Vamorolone Stabilizes AncGR2 LBD Less than Other Drugs.

To determine whether weakened coactivator binding while enhanced corepressor association is due to a difference in protein conformational dynamics, we first used differential scanning fluorimetry (DSF)-based thermal denaturation to characterize the stability of GR-ligand/coregulator complexes. The AncGR2 LBD-vamorolone (melting temperature [Tm] = 43.7 °C) complex is significantly less stable than the prednisolone and C21-desacetyl deflazacort-containing complexes (Tm = 54.0 °C and 51.7 °C, respectively) and this holds true upon inclusion of coregulator peptides (Fig. 4 A and B). Among the coregulators tested, all three coactivators increased protein stability, whereas NCoR and SMRT had no significant effect in line with their weak binding (SI Appendix, Fig. S4 AC). PGC1α shows the most stabilizing effect, followed by Tif2- and SHP-derived peptides which is consistent with the FP binding and MARCoNI data (SI Appendix, Fig. S4D). Structural analyses explain the weaker association of SHP. SHP and PGC1α interact similarly with the AF-2 region, creating several hydrophobic interactions and two primary charge clamps with Glu-224 and Lys-48, respectively (SI Appendix, Fig. S5 A and B). However, the Lys48 side chain -NH2 group fails to form the hydrogen bond with Ser27 (more than 4.0 Å away) that is observed in PGC1α, which likely explains the reduced binding affinity and protein stability (SI Appendix, Fig. S5C).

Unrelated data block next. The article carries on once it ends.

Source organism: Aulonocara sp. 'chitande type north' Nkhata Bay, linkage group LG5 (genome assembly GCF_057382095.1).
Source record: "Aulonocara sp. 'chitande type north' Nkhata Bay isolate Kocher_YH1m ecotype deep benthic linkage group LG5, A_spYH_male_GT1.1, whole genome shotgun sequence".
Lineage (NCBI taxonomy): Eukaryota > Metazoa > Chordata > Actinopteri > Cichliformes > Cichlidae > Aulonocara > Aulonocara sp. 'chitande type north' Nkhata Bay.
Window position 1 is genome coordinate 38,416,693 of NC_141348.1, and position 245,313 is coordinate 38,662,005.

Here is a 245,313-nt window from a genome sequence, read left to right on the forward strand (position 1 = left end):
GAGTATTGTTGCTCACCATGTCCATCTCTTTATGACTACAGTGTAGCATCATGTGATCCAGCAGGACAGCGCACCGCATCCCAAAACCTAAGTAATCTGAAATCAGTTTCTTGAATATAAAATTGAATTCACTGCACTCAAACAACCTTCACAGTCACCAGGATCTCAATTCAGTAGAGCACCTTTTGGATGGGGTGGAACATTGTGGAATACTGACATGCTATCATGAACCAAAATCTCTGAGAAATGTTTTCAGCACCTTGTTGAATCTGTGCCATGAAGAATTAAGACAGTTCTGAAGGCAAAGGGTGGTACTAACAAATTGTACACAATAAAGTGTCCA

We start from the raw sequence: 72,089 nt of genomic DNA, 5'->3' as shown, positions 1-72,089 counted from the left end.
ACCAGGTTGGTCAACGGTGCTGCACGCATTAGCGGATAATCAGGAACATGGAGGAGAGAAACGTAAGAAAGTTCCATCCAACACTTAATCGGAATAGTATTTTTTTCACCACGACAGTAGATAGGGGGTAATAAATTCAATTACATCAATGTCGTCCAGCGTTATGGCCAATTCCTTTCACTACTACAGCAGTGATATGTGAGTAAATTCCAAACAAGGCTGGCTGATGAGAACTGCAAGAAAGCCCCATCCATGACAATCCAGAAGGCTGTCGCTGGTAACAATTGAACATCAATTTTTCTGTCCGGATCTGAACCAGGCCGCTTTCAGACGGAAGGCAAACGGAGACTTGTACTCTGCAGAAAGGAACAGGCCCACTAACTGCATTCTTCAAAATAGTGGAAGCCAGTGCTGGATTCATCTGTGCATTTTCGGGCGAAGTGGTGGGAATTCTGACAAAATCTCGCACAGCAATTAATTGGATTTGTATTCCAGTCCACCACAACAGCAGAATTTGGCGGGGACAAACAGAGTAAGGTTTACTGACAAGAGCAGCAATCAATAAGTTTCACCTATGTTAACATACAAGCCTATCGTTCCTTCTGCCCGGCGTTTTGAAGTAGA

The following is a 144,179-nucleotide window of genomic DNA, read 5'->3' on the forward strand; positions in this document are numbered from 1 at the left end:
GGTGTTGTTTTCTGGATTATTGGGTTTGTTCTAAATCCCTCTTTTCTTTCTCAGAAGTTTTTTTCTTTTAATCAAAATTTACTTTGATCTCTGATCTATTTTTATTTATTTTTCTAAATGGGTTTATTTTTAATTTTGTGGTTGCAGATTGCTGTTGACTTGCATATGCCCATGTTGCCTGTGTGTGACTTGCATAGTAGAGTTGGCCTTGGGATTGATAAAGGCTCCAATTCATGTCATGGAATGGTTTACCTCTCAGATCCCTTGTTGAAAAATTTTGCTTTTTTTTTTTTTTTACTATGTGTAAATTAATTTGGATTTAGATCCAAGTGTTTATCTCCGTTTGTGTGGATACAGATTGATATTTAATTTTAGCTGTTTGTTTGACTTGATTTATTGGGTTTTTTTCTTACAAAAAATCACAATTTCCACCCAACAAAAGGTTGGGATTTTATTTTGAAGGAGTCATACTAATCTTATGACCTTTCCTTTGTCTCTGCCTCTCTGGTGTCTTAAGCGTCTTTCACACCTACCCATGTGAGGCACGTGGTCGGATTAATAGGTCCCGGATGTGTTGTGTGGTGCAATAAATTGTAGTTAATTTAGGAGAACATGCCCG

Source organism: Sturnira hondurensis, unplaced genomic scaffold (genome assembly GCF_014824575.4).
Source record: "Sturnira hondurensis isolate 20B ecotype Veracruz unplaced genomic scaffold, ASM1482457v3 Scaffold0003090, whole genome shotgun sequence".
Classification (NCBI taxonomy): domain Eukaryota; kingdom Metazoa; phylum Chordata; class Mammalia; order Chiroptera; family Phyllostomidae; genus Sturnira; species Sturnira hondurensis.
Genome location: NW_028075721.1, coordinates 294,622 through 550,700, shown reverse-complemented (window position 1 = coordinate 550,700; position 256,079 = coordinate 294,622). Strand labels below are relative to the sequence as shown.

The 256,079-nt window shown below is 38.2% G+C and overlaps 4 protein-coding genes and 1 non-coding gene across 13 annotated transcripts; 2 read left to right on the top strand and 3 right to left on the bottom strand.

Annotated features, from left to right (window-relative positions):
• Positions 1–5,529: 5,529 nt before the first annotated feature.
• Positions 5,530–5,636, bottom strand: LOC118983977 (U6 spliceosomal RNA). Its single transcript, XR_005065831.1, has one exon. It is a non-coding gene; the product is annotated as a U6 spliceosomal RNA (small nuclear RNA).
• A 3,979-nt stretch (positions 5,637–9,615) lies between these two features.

Fig. 4.
AncGR2 LBD with VAM has reduced stability and enhanced protein dynamics. (A) Thermal unfolding curves of AncGR2 LBD bound to PRED, dDFZ, and VAM. (B) Difference in thermostability (∆Tm) of GR2 LBD with different ligands in the presence of coregulators compared to GR2 LBD with HCY as expressed by ∆Tm = [Tm(ligand) − Tm(HCY)] for each coregulator. (C). Heat maps of deuterium uptake monitored by HDX-MS for AncGR2 LBD bound to PRED and VAM. Different time points of LBD incubation in D2O before measuring deuterium uptake are indicated on the Left. (D) Three representative HDX plots of peptic fragments from PRED- and VAM-bound AncGR2 LBD. (E) Differential deuterium uptakes are mapped on the structure of AncGR2 LBD in complex with VAM. Residues are colored in a continuous gradient from blue to red, with their intensity scaling to the difference in percentage of deuterium exchange [(VAM-bound) − (PRED-bound)]. Residues not covered by any peptides are shown in black.

Vamorolone Enhances the Local Conformational Dynamics of the Coregulator Binding Surface.

Local conformational dynamics, especially at the coregulator binding surface, play a critical role in nuclear receptor activation (38, 39). To determine how vamorolone affects GR’s local conformational dynamics in comparison to a strong agonist, we employed solution hydrogen deuterium exchange-mass spectrometry (HDX-MS). Differential HDX-MS can reveal conformational dynamics that are not readily observed in crystal structures; regions that are more susceptible to deuterium exchange indicate their relatively greater conformational flexibility.